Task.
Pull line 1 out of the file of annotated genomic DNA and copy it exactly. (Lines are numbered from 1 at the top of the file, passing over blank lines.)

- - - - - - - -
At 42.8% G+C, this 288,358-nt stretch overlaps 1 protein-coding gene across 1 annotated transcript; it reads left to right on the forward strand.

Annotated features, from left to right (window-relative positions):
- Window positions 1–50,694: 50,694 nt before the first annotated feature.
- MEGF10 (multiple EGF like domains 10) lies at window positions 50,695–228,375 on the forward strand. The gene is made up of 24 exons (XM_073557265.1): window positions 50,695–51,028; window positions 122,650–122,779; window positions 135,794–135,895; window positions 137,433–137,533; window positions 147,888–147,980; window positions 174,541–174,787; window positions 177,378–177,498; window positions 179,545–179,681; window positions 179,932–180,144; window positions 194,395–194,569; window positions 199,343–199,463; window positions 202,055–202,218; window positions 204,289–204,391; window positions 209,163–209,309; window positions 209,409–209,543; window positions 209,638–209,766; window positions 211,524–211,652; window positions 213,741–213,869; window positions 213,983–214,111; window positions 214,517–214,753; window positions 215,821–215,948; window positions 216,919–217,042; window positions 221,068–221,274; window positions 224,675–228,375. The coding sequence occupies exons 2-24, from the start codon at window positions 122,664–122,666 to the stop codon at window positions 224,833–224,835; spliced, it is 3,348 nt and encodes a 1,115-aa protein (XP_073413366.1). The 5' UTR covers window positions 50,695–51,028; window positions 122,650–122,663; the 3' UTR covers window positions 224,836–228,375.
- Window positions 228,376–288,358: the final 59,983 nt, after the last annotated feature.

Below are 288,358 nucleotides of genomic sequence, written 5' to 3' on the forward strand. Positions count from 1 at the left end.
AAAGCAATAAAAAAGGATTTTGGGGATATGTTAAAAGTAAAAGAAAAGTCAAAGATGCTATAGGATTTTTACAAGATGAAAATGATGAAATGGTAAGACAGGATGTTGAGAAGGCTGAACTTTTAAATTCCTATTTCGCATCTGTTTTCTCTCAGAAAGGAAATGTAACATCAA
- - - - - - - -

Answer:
At 42.8% G+C, this 288,358-nt stretch overlaps 1 protein-coding gene across 1 annotated transcript; it reads left to right on the forward strand.